She’s been in the media for more than three decades, but only recently scored her dream gig. Now Leah Panapa tells Sam Brooks how she is making Magic Mornings her own.
“It was the hardest day of my 35 years,” Leah Panapa says over the phone.
Just over a month ago, Panapa was announced as the replacement for controversial Magic Mornings host Peter Williams by way of a press release. Unfortunately, it was sent out after she had already been on air for half an hour. For the rest of the show she was bombarded by confused, angry listeners, and plagued by technical issues that made many phone calls inaudible. “What a nice baptism of fire today, let me tell you” she exclaimed halfway through. “Peter’s gone, phones don’t go… I shall keep talking just to annoy you even more!”
After her first day (which she calls a cluster “you-know-what”), she made the decision to not keep explaining the change in host to her listeners. “We have to act like it’s my show from now on,” she says. She refused to repeat explanations about Williams’ sudden exit off the back of multiple on air controversies. She’d already done enough of that in one three hour slot, enough to last a lifetime.
“Come along for the ride, but I’m not going to keep dipping out and saying why I’m here,” she says of the decision. “Because I’ve been here long enough for you to know who I am.”
She’s right – Panapa’s CV from over three decades in the media is extensive, having worked for commercial radio stations including Radio Hauraki, Radio Pacific, MoreFM, The Rock and The Sound before coming to Radio Live before its Magic Talk rebrand. She’s also co-hosted wellness advice programme Better Living, been an especially memorable face of Glad Wrap, and maintains a robust career as a voice-over artist and MC.
A month after her debut on Magic, Panapa doesn’t need to explain why she’s there. Tune in on any given morning and you’ll hear Panapa deftly negotiate a plethora of topics, from observations about Auckland’s first weekend at level three stage one (“not a lot of masks”), dodgy speed cameras in Taranaki (“a bureaucratic blunder”), and New Zealand’s very own taxidermy museum, Manutahi Museum (“Dead. Not alive. Dead. Pets”). Nobody even rings in to ask about Peter Williams any more.
“To be honest, I’ve always wanted that show,” Panapa confesses. She initially applied for the morning show when the station rebranded from RadioLive to Magic Talk, but was offered nights. After what she says were two enjoyable years there, she was asked to co-host the 12-4pm slot, Magic Afternoons with Danny Watson, after Sean Plunket’s abrupt resignation. She ended up spending only six months there, before moving to the morning show. “No disrespect to Danny, but talkback can be quite difficult with two hosts.”
The new slot also gives Panapa a schedule that she much prefers. Rather than working what ends up being a 9-5 job, she’s in the office by 5am and out of there by midday. It’s a change which has given the host “her day back” – at the cost of a few shifts for her dog walker, now that she can walk her own two beloved border collie crosses, and run her errands. “I kind of feel like I’ve slotted back into my normal rhythm, but it’s not music, it’s talkback, which is really, really intense, way more than music.”
Panapa is more than used to bouncing between different shows, stations and rhythms. She got her start in music radio at the age of 17. Taking over the graveyard shift for the Christmas period, she remembers a stark warning from her first boss. He told her that it would be tough – not just because she was a woman, but because she was brown.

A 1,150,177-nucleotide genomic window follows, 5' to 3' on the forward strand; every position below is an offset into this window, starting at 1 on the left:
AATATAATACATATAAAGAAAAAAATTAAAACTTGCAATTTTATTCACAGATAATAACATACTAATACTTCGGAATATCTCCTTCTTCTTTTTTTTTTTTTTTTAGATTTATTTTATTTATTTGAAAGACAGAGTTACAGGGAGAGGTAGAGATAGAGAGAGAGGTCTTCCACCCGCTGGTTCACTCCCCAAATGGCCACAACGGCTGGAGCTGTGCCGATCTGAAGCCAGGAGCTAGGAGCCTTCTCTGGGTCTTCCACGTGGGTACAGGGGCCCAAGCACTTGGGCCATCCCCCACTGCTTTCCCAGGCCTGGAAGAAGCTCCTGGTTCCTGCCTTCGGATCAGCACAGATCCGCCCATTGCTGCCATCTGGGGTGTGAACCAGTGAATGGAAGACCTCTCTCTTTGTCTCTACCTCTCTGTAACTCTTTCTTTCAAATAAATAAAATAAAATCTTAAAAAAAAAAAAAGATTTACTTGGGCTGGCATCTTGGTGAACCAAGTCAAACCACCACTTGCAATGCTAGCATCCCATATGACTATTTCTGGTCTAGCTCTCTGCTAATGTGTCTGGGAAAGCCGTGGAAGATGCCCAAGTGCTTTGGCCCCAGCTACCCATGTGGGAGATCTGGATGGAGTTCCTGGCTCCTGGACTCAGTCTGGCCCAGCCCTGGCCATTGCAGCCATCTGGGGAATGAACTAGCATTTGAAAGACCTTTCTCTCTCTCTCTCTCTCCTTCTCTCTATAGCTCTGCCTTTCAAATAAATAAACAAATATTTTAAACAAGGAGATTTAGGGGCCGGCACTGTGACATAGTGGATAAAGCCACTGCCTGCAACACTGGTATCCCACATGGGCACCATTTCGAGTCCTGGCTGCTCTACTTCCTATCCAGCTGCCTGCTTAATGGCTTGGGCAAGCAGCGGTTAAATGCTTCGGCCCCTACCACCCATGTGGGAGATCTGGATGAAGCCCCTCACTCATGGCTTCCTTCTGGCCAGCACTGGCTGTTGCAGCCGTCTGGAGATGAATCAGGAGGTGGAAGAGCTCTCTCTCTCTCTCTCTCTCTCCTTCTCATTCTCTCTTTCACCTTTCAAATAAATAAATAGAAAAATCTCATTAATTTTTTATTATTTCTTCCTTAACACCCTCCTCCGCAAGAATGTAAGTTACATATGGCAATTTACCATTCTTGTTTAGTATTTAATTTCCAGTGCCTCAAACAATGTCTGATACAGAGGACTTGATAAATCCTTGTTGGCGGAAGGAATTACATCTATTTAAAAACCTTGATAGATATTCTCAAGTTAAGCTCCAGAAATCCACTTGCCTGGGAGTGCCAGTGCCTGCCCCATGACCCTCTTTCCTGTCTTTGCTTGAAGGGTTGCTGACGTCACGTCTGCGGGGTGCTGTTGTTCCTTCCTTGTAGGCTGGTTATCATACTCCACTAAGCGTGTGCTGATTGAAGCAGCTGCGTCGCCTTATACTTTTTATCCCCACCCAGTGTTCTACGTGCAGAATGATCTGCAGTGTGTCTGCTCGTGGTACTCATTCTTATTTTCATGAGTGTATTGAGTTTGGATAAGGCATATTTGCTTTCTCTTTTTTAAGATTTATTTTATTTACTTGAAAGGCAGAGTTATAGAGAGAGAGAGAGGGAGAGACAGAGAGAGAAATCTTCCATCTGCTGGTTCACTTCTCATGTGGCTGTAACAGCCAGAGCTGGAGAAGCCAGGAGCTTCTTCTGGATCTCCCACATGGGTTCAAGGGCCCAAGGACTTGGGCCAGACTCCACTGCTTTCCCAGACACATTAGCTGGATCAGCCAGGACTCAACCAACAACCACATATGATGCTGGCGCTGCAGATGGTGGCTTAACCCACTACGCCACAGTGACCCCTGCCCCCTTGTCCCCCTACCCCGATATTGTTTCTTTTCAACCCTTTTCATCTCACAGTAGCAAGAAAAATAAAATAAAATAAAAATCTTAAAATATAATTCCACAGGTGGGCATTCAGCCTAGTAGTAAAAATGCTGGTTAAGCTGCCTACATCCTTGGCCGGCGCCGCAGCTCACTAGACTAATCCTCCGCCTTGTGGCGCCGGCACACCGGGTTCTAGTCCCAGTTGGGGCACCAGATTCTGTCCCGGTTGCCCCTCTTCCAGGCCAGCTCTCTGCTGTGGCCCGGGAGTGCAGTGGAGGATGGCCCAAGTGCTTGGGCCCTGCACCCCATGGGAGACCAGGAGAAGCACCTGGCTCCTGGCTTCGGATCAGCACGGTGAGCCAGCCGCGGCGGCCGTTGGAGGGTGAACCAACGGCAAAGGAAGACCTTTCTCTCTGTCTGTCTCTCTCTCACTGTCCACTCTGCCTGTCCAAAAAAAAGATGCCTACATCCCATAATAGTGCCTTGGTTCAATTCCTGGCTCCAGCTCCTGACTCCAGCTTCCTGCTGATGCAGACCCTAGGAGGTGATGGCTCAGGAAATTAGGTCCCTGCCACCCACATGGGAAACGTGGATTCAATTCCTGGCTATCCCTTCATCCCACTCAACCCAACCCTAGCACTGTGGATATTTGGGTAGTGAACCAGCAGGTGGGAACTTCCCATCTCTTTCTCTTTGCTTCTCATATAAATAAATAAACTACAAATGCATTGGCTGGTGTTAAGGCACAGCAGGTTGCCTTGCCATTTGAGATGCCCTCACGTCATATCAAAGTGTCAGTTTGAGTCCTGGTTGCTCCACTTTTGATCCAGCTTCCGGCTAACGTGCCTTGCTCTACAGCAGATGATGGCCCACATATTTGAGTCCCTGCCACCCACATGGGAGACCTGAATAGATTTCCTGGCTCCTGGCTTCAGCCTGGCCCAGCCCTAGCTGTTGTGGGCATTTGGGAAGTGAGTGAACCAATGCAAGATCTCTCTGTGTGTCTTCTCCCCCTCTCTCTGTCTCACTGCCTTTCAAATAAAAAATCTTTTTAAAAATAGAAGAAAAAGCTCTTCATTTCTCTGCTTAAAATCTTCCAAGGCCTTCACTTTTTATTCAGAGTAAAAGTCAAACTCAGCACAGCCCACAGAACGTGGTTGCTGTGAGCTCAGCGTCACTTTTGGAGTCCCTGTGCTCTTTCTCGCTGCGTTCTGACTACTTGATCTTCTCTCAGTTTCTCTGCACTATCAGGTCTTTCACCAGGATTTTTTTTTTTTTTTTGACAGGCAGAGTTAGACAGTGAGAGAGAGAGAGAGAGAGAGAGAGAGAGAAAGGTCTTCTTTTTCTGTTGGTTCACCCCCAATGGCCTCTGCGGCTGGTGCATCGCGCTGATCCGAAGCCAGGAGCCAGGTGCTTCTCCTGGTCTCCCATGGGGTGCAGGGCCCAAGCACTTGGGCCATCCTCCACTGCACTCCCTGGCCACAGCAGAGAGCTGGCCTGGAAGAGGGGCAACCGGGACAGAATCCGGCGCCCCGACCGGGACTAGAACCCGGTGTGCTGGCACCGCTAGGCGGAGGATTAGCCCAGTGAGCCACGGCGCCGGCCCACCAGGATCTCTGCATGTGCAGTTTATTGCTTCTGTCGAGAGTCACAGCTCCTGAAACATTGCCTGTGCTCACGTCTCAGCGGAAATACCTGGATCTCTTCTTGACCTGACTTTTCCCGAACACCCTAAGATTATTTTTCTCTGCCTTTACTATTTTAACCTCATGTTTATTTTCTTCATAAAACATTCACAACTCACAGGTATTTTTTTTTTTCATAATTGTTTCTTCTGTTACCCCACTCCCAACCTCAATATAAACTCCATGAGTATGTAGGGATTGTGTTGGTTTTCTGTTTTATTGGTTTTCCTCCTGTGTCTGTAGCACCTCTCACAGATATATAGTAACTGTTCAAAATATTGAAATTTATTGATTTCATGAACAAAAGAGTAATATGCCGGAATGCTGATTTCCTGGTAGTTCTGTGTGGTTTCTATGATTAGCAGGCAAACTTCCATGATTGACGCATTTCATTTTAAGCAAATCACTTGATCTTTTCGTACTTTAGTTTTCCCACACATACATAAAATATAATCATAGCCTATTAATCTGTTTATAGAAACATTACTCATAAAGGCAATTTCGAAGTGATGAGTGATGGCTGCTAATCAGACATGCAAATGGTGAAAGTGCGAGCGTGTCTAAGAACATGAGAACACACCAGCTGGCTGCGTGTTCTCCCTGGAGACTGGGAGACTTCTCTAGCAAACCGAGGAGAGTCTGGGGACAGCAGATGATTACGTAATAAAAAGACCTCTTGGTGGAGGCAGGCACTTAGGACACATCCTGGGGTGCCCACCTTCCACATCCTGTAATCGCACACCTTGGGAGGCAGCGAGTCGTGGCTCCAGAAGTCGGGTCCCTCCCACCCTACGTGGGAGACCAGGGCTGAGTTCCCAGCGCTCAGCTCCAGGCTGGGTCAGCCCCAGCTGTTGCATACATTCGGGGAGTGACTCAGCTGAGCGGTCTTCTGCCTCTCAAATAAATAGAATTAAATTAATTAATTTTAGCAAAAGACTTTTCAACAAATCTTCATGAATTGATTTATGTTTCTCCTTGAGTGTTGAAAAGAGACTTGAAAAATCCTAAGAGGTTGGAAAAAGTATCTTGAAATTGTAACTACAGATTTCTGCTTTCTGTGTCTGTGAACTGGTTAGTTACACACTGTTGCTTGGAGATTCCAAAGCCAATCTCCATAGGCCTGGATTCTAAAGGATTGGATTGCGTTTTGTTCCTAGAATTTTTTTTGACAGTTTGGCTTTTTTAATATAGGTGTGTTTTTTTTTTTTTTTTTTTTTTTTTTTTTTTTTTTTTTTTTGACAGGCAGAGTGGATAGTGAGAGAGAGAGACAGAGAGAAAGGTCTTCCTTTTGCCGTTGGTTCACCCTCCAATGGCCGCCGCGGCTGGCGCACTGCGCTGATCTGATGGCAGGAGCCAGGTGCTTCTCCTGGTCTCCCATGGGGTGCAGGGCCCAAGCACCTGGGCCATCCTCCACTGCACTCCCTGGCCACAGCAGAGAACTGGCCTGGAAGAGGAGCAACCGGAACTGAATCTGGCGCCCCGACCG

It is an interesting insight to hear, particularly during an moment where the culture of commercial radio has been under a microscope. From Instagram account #beneaththeglassceiling sharing anonymous accounts of harassment and abuse in radio, to an independent review into the culture at Mediaworks that found “a culture of acceptance of misconduct,” the results of the scrutiny haven’t been pretty.
Panapa says the industry is tough, but she doesn’t believe she has missed out on any opportunities because of who she is. However, she does acknowledge that her career longevity, and her resilience, might come from belonging to a certain era. “Yes, I’ve been treated unfairly. But I’ve done this three decades, it’s going to bloody happen.”
She knows there are boys’ clubs within the industry, because she has had to learn how to navigate over them over the years. “I haven’t had to change who I am, but I’ve had to come in at a different angle. You work out how to approach different people. You work out what makes them tick, what they’re like, and work around them to achieve your goal.”
That ability to read people is a skill she brings to her current gig. Compared to many of the titans of the industry (think McIvor, Lush, Hawkesby/Hosking), Panapa’s respectable five years in talkback radio makes her a relatively fresh voice, and that shows in her hosting. She is warm, she is funny, but most importantly, she’s also open to learning and admitting where she’s wrong and where she’s not the expert.
While Panapa has strong opinions on many things, both serious (Covid, gangs) to silly (taxidermy, gut premonitions), she believes it’s important that she doesn’t come across like she knows it all on air. “I want my show to be a place where listeners can call in and tell me I’ve got it a bit wrong, and then I can say, ‘Well, look, I’m more than happy for you to point me in the right direction’.”
She’s grown a thick skin, because she has had to, but Panapa can still surprise herself after 35 years in the business. “That first day [on Magic Morning], I literally did come off air thinking, ‘Gosh, why would I come back to this?’ But within like 20 minutes of getting home, it was I survived, nobody died. I didn’t burst into tears. It fuels you to go back and try again.”
And she is. Every weekday from nine.